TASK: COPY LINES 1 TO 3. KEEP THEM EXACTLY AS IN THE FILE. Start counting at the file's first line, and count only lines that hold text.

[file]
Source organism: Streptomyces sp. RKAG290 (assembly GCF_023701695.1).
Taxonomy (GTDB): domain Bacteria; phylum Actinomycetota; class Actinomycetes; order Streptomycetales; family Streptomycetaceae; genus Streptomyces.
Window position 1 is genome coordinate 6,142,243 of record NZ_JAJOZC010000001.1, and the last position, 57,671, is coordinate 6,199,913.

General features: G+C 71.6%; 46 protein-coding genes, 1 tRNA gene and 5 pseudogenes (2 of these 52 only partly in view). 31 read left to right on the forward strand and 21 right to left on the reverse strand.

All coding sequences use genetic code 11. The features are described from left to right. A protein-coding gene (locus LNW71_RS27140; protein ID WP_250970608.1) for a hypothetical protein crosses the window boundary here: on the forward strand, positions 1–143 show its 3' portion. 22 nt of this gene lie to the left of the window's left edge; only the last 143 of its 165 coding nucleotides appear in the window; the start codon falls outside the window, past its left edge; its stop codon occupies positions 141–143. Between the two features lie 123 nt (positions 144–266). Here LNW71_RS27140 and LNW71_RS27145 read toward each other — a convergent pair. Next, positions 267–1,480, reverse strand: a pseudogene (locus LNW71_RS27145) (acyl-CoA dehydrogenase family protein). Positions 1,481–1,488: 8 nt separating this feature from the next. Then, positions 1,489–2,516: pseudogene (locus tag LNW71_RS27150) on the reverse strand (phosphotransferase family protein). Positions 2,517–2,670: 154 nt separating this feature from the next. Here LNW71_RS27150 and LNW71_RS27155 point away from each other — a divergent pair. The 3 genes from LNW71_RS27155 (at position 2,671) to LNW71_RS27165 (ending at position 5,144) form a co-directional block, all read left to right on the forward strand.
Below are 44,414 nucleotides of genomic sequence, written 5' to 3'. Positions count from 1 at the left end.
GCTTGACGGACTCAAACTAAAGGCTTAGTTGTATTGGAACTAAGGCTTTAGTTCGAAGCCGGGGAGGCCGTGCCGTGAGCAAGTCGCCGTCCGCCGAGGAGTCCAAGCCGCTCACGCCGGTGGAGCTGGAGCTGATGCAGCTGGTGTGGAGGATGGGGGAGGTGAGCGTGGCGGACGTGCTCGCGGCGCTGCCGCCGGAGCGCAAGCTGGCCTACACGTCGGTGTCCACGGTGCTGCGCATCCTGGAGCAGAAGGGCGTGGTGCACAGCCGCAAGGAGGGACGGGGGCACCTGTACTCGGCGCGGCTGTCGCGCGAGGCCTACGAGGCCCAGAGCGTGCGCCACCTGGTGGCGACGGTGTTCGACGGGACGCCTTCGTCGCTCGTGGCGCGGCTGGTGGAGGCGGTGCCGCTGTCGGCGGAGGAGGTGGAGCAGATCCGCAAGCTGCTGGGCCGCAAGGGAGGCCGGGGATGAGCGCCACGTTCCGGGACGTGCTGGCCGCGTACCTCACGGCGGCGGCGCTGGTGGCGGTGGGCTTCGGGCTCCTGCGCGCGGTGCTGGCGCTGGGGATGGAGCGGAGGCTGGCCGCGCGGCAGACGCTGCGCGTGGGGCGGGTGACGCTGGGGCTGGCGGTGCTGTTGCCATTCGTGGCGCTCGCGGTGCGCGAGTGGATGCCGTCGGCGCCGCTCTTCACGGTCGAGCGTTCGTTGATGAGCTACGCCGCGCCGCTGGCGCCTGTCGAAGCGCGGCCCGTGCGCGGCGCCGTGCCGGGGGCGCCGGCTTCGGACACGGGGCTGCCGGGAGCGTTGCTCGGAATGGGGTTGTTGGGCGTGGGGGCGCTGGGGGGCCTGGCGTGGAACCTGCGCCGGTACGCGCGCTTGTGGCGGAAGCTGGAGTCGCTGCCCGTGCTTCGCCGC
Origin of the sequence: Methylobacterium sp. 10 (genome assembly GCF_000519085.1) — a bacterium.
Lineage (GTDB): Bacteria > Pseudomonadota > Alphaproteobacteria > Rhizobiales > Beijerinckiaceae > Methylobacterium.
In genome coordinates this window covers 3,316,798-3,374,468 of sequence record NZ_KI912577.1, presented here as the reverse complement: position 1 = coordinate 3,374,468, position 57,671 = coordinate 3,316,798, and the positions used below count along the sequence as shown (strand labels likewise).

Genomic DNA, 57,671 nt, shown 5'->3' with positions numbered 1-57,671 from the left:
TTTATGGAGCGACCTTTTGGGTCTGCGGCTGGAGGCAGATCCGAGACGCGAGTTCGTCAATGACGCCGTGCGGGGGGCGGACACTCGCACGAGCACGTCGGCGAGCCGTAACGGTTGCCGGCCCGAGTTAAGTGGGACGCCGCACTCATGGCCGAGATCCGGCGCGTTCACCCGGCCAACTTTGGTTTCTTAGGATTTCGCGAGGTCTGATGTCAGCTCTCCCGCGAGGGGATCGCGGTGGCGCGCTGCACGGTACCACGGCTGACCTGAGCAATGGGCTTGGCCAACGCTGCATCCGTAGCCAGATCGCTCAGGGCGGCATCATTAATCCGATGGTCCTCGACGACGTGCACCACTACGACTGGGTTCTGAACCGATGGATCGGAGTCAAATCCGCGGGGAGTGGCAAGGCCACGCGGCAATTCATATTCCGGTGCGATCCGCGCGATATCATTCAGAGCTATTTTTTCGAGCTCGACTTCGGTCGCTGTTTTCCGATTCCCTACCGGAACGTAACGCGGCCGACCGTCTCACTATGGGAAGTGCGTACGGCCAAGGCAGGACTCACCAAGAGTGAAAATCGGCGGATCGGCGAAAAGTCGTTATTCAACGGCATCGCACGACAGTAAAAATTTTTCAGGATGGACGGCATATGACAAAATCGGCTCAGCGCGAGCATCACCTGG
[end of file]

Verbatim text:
Source organism: Streptomyces sp. RKAG290 (assembly GCF_023701695.1).
Taxonomy (GTDB): domain Bacteria; phylum Actinomycetota; class Actinomycetes; order Streptomycetales; family Streptomycetaceae; genus Streptomyces.
Window position 1 is genome coordinate 6,142,243 of record NZ_JAJOZC010000001.1, and the last position, 57,671, is coordinate 6,199,913.